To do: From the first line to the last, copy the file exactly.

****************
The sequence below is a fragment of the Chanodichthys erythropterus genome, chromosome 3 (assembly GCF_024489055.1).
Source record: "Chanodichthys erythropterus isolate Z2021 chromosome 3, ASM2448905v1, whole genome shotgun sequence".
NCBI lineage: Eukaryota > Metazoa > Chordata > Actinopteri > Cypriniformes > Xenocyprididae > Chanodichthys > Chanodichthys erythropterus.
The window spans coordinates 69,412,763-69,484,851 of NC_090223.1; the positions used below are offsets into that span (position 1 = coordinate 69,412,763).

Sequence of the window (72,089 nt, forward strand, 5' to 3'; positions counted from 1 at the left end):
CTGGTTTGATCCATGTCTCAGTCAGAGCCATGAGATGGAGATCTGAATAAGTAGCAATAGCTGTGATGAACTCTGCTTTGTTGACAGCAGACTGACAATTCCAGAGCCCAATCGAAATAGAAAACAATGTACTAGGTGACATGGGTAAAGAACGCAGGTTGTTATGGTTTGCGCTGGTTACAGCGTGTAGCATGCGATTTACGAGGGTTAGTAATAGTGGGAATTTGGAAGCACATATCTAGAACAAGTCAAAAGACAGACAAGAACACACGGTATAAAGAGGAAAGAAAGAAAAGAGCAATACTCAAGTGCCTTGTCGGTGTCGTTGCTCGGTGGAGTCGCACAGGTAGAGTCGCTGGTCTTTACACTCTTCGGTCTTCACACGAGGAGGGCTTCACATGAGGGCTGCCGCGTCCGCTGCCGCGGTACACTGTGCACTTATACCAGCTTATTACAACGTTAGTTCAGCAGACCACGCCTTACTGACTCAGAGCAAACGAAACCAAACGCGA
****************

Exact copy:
The sequence below is a fragment of the Chanodichthys erythropterus genome, chromosome 3 (assembly GCF_024489055.1).
Source record: "Chanodichthys erythropterus isolate Z2021 chromosome 3, ASM2448905v1, whole genome shotgun sequence".
NCBI lineage: Eukaryota > Metazoa > Chordata > Actinopteri > Cypriniformes > Xenocyprididae > Chanodichthys > Chanodichthys erythropterus.
The window spans coordinates 69,412,763-69,484,851 of NC_090223.1; the positions used below are offsets into that span (position 1 = coordinate 69,412,763).

Sequence of the window (72,089 nt, forward strand, 5' to 3'; positions counted from 1 at the left end):
CTGGTTTGATCCATGTCTCAGTCAGAGCCATGAGATGGAGATCTGAATAAGTAGCAATAGCTGTGATGAACTCTGCTTTGTTGACAGCAGACTGACAATTCCAGAGCCCAATCGAAATAGAAAACAATGTACTAGGTGACATGGGTAAAGAACGCAGGTTGTTATGGTTTGCGCTGGTTACAGCGTGTAGCATGCGATTTACGAGGGTTAGTAATAGTGGGAATTTGGAAGCACATATCTAGAACAAGTCAAAAGACAGACAAGAACACACGGTATAAAGAGGAAAGAAAGAAAAGAGCAATACTCAAGTGCCTTGTCGGTGTCGTTGCTCGGTGGAGTCGCACAGGTAGAGTCGCTGGTCTTTACACTCTTCGGTCTTCACACGAGGAGGGCTTCACATGAGGGCTGCCGCGTCCGCTGCCGCGGTACACTGTGCACTTATACCAGCTTATTACAACGTTAGTTCAGCAGACCACGCCTTACTGACTCAGAGCAAACGAAACCAAACGCGA